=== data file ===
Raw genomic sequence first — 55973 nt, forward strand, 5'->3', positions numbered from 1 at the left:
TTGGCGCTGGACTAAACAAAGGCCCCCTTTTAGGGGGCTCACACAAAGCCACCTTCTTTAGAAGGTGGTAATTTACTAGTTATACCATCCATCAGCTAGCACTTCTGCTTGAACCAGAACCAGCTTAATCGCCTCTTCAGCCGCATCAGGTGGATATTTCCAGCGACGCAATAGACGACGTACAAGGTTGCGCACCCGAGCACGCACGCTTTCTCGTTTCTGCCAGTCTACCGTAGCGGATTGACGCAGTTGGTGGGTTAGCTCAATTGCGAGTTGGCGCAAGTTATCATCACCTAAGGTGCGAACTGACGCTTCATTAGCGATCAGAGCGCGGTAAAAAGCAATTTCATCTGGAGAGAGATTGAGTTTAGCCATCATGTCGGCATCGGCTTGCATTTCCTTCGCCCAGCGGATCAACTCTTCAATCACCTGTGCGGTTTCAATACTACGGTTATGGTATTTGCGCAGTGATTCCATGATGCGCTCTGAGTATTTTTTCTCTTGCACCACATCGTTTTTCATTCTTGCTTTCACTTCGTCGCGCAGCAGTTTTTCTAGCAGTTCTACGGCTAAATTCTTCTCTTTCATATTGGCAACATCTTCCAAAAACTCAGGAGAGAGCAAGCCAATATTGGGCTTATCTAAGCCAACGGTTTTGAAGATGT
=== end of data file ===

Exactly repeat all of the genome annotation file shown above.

Raw genomic sequence first — 55973 nt, forward strand, 5'->3', positions numbered from 1 at the left:
TTGGCGCTGGACTAAACAAAGGCCCCCTTTTAGGGGGCTCACACAAAGCCACCTTCTTTAGAAGGTGGTAATTTACTAGTTATACCATCCATCAGCTAGCACTTCTGCTTGAACCAGAACCAGCTTAATCGCCTCTTCAGCCGCATCAGGTGGATATTTCCAGCGACGCAATAGACGACGTACAAGGTTGCGCACCCGAGCACGCACGCTTTCTCGTTTCTGCCAGTCTACCGTAGCGGATTGACGCAGTTGGTGGGTTAGCTCAATTGCGAGTTGGCGCAAGTTATCATCACCTAAGGTGCGAACTGACGCTTCATTAGCGATCAGAGCGCGGTAAAAAGCAATTTCATCTGGAGAGAGATTGAGTTTAGCCATCATGTCGGCATCGGCTTGCATTTCCTTCGCCCAGCGGATCAACTCTTCAATCACCTGTGCGGTTTCAATACTACGGTTATGGTATTTGCGCAGTGATTCCATGATGCGCTCTGAGTATTTTTTCTCTTGCACCACATCGTTTTTCATTCTTGCTTTCACTTCGTCGCGCAGCAGTTTTTCTAGCAGTTCTACGGCTAAATTCTTCTCTTTCATATTGGCAACATCTTCCAAAAACTCAGGAGAGAGCAAGCCAATATTGGGCTTATCTAAGCCAACGGTTTTGAAGATGT